5. Tell patients how severe their renal disease is by using numbers. The point was made that patients with diabetes know what their HbA1c is at any given moment. Why don’t patients with CKD know their GFR? Give them numbers. Tell them that they have stage 2 kidney disease. Get them to know their numbers. Point-of-care devices that measure GFR may be in order. The disease may not have any symptoms early on, but if patients were better aware of the direction they were headed in, they may be more proactive with treatment and may be inclined to participate in clinical trials.

6. Screen for kidney disease. Can you believe that 94% of patients with hypertension and 61% of patients with diabetes are not routinely screened for CKD? These are two of the strongest risk factors for developing CKD. This could be because the tests are costly and time-consuming, but earlier detection and management of CKD may offset this cost if patients are able to take more preventive measures and have more productive years of life.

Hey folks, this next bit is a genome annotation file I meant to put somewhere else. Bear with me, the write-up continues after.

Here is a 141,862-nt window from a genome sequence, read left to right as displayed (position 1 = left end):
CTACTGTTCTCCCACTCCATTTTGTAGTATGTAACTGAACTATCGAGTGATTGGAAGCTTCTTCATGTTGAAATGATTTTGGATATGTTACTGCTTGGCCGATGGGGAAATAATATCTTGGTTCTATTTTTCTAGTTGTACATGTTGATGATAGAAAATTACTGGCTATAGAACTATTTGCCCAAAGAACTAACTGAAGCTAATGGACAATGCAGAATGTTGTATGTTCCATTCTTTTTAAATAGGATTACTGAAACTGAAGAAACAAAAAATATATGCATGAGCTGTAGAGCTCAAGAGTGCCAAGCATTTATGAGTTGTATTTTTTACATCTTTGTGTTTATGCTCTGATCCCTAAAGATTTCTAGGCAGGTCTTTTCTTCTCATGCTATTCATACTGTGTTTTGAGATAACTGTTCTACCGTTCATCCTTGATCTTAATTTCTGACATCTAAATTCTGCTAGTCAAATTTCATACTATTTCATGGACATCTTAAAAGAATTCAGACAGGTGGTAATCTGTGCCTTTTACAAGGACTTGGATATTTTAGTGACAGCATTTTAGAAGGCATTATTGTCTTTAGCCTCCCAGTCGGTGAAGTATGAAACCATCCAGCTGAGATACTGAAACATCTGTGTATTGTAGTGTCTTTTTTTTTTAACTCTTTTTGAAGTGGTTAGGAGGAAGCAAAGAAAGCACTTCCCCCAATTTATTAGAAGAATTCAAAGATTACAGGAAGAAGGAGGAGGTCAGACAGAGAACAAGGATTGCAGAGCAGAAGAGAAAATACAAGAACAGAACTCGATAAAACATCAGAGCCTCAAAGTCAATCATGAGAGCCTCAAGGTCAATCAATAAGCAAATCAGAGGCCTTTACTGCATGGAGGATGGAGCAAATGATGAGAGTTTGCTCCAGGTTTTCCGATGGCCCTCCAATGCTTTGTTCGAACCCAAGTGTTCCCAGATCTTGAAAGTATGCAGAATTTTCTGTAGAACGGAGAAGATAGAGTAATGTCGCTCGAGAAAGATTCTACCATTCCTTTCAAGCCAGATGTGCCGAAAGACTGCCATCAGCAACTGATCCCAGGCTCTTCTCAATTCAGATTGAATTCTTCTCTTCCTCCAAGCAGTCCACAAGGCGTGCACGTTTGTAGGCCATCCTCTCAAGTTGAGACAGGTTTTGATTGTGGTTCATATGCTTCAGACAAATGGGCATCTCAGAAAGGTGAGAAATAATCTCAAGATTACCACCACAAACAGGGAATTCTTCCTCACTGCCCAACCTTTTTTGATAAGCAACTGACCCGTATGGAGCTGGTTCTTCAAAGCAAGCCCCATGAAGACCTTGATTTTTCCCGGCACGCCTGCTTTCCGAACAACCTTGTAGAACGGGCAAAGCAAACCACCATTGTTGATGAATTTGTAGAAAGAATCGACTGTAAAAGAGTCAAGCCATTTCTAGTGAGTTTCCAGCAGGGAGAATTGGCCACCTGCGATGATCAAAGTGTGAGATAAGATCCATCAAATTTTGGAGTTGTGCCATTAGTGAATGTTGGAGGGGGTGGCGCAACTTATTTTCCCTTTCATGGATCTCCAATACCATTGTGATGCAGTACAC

The CKD community has set some lofty goals for the coming years. There are hopes to enroll 30% of patients with CKD in a clinical trial by 2030. This is important to create a more substantial research base for CKD. On a positive note, we are making advances that will help with this, such as more comprehensive patient registries, so this goal may actually be attainable.

Another important consideration brought up by Dr. Gillespie is that sponsors may have a hard time estimating their market size and return on investment, since most patients are not aware that they have CKD. This makes it difficult for sponsors to rationalize investing in CKD trials. The most simplistic solution for this might be to make the patients better aware of their disease.


We are sharing in your excitement for ASN’s Kidney Week later this month! We will be in San Diego and hope to see you there.